A gopher frog (Lithobates capito). (Photo by Ben Thesing.)

By Guest Columnist ZACK FOX LOEHLE, a writer based in Atlanta. His work is often about nature, history, and culture and has appeared in Mental Floss, Curtis’s Botanical Magazine, Explore Georgia and other outlets.

Zack Loehle is an Atlanta-based writer focused on nature, history and culture.

Scientists across Georgia are racing to conserve the gopher frog (Lithobates capito), an amphibian native to the Southeast threatened by the loss of its habitat due to fire suppression and development. Gopher frogs are “indicator species,” meaning that the health of the gopher frog indicates the health of South Georgia’s wetlands and forests as a whole. Already listed as “Rare” by the Georgia Department of Natural Resources (DNR), federal review for listing under the Endangered Species Act is currently underway.

Gopher frogs were once widespread across the longleaf pine forests of Georgia, Florida, Alabama and the Carolinas. These pine forests historically covered the Southeast, but as they have disappeared due to logging, fire suppression and other human activity, the animals dependent on them suffered. Other species native to the longleaf forests have seen dramatic declines over the years and have received intensive conservation efforts. That includes the gopher tortoise and the red-cockaded woodpecker, among others. Now, the gopher frog is in the conservation spotlight.

“The gopher frog declined precipitously along with many other species associated with the greater longleaf pine ecosystem,” said Daniel Sollenberger, a senior wildlife biologist at DNR. “We now only have around a dozen or so sites the species can currently be found in the state, and some of those populations are apparently small, isolated and at risk of extirpation, as well. For that reason, gopher frogs are Georgia’s rarest and only protected frog species.”

Gopher frogs spend part of their time in ephemeral, open-canopy wetlands and other parts of the year in the drier uplands. When living away from the water, the frogs spend much of their time below ground, including in gopher tortoise burrows. By developing the land where the ephemeral ponds occur, it is possible to destroy their habitat overnight.

“Gopher frogs are kind of in isolated pockets around the southern portions of the state because they need the right wetlands to be there… You can wipe out a population of gopher frogs pretty fast by converting a landscape to something else,” said Ben Thesing, an MS candidate at UGA who serves as the graduate research assistant for the University’s gopher frog conservation project.

A captive reared gopher frog, following release back into the wild with a radio transmitter. (Photo by Ben Thesing.)

Efforts to conserve the gopher frog involve both landscape management and a captive-rearing and reintroduction program; these efforts work in tandem, coordinated by staff at DNR and UGA. Since longleaf pine forests evolved to thrive with fire, burning is an essential part of forest conservation efforts. DNR crews conduct controlled burns in the gopher frog’s habitat, ensuring that the landscape remains welcoming for the species.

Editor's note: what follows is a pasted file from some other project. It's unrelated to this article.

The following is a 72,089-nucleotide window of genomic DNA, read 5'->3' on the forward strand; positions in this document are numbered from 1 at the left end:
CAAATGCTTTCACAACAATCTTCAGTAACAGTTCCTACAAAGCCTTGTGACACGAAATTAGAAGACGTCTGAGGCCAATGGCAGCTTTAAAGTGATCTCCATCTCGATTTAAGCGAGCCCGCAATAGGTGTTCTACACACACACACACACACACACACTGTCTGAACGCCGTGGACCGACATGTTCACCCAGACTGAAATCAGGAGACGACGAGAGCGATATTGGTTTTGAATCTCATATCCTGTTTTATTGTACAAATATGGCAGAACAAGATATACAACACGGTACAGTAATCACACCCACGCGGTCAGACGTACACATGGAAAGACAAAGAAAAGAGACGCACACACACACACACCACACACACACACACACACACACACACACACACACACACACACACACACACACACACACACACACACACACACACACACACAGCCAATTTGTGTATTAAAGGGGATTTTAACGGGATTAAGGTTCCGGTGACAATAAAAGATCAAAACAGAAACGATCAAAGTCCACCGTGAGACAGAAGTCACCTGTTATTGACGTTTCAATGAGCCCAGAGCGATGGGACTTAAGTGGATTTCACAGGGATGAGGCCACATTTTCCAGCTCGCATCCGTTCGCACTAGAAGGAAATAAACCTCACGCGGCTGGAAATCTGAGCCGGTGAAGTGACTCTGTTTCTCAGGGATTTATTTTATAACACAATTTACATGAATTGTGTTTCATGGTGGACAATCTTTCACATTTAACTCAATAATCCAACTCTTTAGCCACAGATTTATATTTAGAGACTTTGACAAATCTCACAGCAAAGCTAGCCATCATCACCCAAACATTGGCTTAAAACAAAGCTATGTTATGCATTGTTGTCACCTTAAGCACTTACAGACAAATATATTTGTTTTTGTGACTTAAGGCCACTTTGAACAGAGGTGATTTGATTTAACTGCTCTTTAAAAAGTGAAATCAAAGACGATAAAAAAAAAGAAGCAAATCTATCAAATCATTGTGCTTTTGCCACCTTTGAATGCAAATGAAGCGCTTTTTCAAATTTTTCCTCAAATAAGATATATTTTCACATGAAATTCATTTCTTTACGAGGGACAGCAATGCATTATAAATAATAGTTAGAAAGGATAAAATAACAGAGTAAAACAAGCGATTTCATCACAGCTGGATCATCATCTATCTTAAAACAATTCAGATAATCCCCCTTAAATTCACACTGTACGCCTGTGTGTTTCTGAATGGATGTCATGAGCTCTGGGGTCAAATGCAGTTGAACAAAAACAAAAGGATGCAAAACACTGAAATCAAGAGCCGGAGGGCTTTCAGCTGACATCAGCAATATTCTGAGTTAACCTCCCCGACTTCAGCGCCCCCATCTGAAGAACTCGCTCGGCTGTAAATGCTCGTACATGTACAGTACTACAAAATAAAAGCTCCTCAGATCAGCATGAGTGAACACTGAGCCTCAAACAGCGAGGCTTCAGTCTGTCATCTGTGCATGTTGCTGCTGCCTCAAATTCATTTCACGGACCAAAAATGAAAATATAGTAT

“In the absence of regular prescribed fire, the open savanna and grassland-like habitats used by gopher frogs transition into a denser forest dominated by hardwood trees and shrubs that shade out the diverse, herbaceous groundcover gopher frogs need to survive. Fire can be reintroduced to restore these habitats and maintain them, however,” Sollenberger said.

While DNR manages the existing patches of gopher frog habitat, UGA and other institutions are working to raise live frogs and then release them safely back into the wild. This process is called captive rearing.

Captive rearing programs have been established at multiple institutions across Georgia, including UGA, Zoo Atlanta, the Amphibian Foundation, the Warm Springs Fish Hatchery and Abraham Baldwin Agricultural College. Each of these locations takes care of a group of gopher frogs, preparing them ultimately for reentry back into their natural habitat.

Captive rearing is different than captive breeding. Captive breeding would involve capturing adult frogs and keeping them in captivity. Captive rearing, on the other hand, involves conservationists collecting gopher frog eggs in the wild and subsequently hatching and rearing the young frogs in a controlled environment. Once the frogs have grown, scientists release them back into the wild with a radio transmitter for future monitoring and study.

“Because the gopher frog is a species of greatest conservation need, we’ve been…releasing [captive reared] frogs either at the wetland that they came from, or at other wetlands to try to either establish populations again or—more commonly—reinforce a declining population,” Thesing said.

Conservation and reintroduction efforts in Georgia are currently focused around a group of several sites, including William’s Bluff Preserve (owned by The Nature Conservancy) and several State Wildlife Management Areas located throughout central and southern Georgia.

The U.S. Fish & Wildlife Service is in the process of determining whether the gopher frogs should be given federal protection under the Endangered Species Act; the timeline for an announcement about their decision is unclear. In the meantime, scientists will continue their efforts to ensure that the gopher frog remains a vibrant part of Georgia’s ecological heritage.

Leave a comment

Your email address will not be published. Required fields are marked *

This site uses Akismet to reduce spam. Learn how your comment data is processed.